Politics on TV: Procurement, Brazeau and CIDA - Macleans.ca

Politics on TV: Procurement, Brazeau and CIDA

The three things you need to see


Here are the three things you should not have missed:

  1. The Jenkins Report on military procurement
  2. Senator Brazeau’s suspension
  3. CIDA funding to Christian Crossroads

Military procurement:

With the release of the Jenkins Report on military procurement, Power & Politics had an MP panel of Chris Alexander, Matthew Kellway and John McKay to discuss it. Alexander said that the government has an interest in leveraging spending to help Canadian industry flourish and to meet the needs of the Canadian Forces. He also said that the government is not discontinuing assist audits for defence industries in Canada. Kellway said that it was more evidence that the government doesn’t know how to do military procurement or economic development. McKay said that the report was six years too late, and that it was unrealistic to assume that the full $490 billion spending program could go ahead.

Senator Brazeau:

On Power Play, Robert Fife gave a rundown of what happened at the Senate today, where Senator Brazeau showed up for the vote to force him onto a paid leave of absence, before University of Ottawa’s Penny Collenette – a former Director of Appointments under Jean Chrétien – looked at the process of Senate appointments. Collenette said that a list of names are usually brought to the Prime Minister, and those names are subjected to a security and background check – so there was no way that the government didn’t know about the different allegations of misconduct in Brazeau’s past. Collenette said that it was surprising how many times people would turn down appointments.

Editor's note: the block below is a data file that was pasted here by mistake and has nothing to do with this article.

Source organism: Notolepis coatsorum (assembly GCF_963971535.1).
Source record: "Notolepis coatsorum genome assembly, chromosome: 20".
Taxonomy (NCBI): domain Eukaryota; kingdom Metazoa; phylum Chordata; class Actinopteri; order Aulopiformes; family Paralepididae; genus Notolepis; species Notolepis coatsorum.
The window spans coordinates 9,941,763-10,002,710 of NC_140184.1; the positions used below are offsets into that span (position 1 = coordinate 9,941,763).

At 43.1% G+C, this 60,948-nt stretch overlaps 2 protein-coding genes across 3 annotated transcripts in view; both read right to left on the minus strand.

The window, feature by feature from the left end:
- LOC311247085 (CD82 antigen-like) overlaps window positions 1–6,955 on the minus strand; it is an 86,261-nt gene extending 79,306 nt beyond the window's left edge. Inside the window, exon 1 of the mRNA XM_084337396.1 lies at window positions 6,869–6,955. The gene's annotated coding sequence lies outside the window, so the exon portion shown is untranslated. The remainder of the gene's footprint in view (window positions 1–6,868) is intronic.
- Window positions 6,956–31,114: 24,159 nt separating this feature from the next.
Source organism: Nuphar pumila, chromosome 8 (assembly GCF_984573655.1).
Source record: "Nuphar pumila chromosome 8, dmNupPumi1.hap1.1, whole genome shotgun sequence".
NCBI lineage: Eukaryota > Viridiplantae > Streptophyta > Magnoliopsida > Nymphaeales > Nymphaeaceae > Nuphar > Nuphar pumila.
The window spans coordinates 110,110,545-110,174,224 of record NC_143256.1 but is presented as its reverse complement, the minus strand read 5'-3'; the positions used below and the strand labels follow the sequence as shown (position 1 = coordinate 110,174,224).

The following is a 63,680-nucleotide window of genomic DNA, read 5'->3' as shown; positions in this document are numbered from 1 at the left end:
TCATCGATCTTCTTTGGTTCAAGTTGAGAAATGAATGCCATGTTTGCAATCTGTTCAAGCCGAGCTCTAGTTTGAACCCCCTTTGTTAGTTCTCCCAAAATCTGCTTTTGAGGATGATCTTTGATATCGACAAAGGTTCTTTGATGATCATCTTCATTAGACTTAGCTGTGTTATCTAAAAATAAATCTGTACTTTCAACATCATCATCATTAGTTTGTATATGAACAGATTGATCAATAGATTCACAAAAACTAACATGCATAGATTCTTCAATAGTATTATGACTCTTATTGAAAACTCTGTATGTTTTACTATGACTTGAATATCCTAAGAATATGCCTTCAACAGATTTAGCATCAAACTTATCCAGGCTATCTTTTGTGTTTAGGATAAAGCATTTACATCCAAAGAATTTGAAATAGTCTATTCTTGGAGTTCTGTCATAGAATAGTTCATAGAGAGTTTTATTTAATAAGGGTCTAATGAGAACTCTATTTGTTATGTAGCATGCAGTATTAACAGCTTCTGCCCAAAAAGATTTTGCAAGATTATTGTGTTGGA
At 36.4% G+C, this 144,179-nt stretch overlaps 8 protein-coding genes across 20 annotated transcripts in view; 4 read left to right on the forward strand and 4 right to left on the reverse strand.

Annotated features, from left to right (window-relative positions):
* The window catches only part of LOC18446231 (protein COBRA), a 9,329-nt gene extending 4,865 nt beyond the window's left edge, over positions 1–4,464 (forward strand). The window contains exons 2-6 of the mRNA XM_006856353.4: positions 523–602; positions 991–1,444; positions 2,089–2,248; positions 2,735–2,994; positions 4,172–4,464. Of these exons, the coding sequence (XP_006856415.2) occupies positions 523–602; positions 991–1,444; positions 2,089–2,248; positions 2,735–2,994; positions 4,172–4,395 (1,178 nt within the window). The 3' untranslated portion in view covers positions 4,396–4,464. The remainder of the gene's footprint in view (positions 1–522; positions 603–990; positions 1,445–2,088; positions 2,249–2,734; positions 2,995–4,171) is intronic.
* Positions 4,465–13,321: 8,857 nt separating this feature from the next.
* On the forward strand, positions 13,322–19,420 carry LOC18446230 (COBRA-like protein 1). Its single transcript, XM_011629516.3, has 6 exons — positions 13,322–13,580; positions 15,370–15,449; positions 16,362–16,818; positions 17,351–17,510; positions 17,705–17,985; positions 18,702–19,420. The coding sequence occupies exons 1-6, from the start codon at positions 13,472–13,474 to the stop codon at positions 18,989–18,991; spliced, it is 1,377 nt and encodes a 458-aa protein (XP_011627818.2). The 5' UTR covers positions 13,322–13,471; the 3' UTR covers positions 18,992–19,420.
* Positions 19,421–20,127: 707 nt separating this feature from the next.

CIDA Funding:

Evan Solomon hosted an MP panel of Deepak Obhrai, Paul Dewar and Dominic LeBlanc to discuss the funding that Christian Crossroads received from CIDA for their projects in Uganda, when their website contained homophobic statements. Obhrai said that the group has been given funding based on their programs for reducing poverty, and that they condemn any promotion of hatred. Dewar said that it didn’t make sense that groups like this were getting funding when other groups like Kairos, with decades of good work, were getting their funding cut. LeBlanc said that the government uses aid money to silence groups that have different beliefs than they do, such as women’s groups, and that they can’t continue to fund groups with such “repugnant” views.

Worth Noting: